I wish this picture wasn’t so blurry, but at least it gives a sense of the cockpit’s scale
Flight instruments between the two pilots’ seats
I rushed into the cockpit and took the captain’s seat, and I could have easily spent an hour or more in there! Immediately, I set about locating all the most important instruments and pretending I was preparing for take-off. It might sound a bit daft that I was so enthralled, but flying just has such an intrigue for me. If I were not a writer, I think I would probably join the RCAF and be a pilot.
The very conspicuous controls used to kill the engines in case of fire
The captain’s yoke and clipboard
On the Hercules flight deck, there are three seats- two at the front for the pilots, and one set behind and between those seats for the flight engineer. And you’d certainly need three people in the cockpit, because there are just so many things to be aware of!
The throttle is the lever at the bottom right. It’s basically four levers, one for each engine, which can be moved separately or all at once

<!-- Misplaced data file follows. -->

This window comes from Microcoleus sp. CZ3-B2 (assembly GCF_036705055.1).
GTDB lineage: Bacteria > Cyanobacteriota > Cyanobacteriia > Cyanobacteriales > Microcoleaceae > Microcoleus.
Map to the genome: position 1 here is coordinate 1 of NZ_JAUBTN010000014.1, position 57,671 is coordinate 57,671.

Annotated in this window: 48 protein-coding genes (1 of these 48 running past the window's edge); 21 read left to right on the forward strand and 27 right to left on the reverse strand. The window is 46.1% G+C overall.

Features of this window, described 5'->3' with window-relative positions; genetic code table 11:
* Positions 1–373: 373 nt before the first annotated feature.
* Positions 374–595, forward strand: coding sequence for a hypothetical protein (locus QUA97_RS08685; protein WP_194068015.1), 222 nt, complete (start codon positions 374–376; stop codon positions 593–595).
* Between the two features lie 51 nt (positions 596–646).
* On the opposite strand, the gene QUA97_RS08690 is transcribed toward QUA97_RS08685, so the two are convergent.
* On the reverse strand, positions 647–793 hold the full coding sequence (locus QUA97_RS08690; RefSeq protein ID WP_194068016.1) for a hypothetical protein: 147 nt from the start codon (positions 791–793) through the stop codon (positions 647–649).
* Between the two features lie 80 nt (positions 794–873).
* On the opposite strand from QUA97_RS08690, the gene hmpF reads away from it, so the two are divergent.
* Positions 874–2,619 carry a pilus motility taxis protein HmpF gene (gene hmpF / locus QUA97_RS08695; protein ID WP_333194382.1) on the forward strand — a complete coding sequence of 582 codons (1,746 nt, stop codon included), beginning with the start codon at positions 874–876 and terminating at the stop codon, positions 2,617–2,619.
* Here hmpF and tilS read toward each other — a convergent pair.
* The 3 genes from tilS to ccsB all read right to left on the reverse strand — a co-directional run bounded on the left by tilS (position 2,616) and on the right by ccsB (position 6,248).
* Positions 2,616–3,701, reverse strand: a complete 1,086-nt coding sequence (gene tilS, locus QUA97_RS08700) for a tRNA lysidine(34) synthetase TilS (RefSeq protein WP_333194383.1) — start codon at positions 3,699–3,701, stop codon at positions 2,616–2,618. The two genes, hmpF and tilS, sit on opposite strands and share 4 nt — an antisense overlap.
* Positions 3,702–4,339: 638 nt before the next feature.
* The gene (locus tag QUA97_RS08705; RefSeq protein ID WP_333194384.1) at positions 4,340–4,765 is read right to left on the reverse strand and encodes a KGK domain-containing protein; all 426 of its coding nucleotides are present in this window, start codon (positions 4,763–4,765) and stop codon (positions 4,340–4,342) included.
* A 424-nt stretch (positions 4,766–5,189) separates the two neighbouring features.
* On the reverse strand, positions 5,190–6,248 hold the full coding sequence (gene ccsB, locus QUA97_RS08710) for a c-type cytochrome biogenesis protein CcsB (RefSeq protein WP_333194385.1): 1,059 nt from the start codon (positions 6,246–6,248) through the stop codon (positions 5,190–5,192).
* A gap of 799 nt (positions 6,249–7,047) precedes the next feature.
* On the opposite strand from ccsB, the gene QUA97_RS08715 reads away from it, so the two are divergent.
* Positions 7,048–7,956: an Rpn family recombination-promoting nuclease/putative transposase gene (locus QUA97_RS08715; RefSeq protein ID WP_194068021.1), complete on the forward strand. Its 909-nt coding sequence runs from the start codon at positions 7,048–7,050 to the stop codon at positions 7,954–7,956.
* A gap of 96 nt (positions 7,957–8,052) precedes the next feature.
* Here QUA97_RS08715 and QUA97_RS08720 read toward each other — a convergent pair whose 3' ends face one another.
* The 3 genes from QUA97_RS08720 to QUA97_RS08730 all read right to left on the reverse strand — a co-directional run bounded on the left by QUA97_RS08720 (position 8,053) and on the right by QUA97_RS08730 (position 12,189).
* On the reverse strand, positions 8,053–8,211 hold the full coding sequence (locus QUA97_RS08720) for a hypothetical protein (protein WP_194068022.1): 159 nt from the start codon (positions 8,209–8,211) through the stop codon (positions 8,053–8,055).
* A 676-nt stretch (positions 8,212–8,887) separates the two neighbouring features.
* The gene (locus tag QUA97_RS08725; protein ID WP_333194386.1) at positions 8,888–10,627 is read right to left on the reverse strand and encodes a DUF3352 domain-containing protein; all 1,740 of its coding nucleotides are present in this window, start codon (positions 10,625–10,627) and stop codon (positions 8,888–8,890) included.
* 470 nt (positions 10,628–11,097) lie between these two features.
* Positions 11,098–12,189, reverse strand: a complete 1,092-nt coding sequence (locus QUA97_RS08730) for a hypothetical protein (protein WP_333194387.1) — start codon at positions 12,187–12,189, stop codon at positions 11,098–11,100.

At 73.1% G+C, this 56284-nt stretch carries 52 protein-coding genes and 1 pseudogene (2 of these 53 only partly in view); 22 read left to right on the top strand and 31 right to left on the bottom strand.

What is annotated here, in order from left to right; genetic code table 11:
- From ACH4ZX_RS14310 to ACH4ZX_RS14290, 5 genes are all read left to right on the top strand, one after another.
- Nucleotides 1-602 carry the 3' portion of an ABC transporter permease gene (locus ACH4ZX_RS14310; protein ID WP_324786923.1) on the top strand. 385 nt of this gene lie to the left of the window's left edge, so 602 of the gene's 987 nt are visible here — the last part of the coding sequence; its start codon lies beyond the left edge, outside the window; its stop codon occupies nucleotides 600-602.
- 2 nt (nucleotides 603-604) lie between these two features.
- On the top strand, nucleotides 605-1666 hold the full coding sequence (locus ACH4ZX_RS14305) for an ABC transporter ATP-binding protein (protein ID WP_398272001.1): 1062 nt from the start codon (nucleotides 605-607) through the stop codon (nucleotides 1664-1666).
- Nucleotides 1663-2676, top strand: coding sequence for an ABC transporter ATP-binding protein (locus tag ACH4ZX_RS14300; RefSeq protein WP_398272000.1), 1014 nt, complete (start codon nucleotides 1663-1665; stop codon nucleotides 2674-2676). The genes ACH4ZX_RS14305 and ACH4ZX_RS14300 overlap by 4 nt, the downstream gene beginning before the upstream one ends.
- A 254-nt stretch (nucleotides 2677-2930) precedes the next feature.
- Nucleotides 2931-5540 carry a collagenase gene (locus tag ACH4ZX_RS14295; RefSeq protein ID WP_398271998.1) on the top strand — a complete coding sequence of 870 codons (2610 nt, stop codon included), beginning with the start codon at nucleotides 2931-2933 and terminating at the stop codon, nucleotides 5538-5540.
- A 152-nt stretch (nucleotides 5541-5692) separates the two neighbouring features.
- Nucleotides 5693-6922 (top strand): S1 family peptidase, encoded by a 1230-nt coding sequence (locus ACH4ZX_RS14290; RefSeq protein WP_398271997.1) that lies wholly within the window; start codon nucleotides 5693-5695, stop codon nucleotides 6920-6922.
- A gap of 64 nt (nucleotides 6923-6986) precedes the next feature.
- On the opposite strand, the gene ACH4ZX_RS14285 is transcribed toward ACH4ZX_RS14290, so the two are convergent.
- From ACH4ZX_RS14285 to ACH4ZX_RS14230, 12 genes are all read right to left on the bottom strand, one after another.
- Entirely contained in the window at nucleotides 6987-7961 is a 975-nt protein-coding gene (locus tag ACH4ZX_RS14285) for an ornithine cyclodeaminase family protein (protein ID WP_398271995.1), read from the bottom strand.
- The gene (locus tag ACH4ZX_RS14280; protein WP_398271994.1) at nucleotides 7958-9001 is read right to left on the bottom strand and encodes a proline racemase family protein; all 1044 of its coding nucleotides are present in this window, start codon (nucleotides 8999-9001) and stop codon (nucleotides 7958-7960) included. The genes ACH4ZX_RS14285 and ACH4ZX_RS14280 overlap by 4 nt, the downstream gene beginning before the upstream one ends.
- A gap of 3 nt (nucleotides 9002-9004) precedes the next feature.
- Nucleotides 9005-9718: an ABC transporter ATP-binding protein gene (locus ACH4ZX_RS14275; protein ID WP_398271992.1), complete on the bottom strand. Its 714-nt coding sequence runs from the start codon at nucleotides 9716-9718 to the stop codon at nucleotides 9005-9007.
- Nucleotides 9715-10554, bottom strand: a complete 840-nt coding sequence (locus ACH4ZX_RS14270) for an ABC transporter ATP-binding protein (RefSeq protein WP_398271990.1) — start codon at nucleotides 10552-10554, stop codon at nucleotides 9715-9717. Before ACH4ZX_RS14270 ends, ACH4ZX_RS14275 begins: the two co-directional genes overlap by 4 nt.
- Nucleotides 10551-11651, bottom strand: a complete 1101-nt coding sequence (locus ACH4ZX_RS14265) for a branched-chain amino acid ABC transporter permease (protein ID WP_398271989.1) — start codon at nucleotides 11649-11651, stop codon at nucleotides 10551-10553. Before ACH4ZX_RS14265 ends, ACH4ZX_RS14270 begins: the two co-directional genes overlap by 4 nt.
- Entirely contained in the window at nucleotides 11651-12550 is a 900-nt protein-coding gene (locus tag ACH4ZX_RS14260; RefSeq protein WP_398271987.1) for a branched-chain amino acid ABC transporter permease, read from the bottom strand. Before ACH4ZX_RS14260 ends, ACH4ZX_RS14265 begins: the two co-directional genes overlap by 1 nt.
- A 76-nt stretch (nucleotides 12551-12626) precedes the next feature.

Yet more lights and dials above the captain’s seat
The view to the flight engineer’s right
My favourite part of the cockpit was probably the throttle, just because it was fun to use. Another fascinating thing was a checklist on my left, telling the captain what to do before an emergency landing. The co-pilot had a similar one on his right. Eventually, of course, I had to leave the Hercules flight deck… and I was very sad to do so! It was such a wonderful experience, and I really felt like I’d gotten a glimpse of what it would be like to fly this noteworthy aircraft.
I’ve been to museums in the past that have had cockpits open to visitors, but they’re usually from something like a CT-114 and not a massive, complex plane like the Hercules. So this feature really made the National Air Force Museum stand out. It also made me remember how badly I want to get my pilot’s license, so for the rest of the day I felt quite wistful! Fortunately, as this series’ next post will demonstrate, the museum had plenty more fabulous aircraft for me to marvel at; and that only added to the brilliance of the day!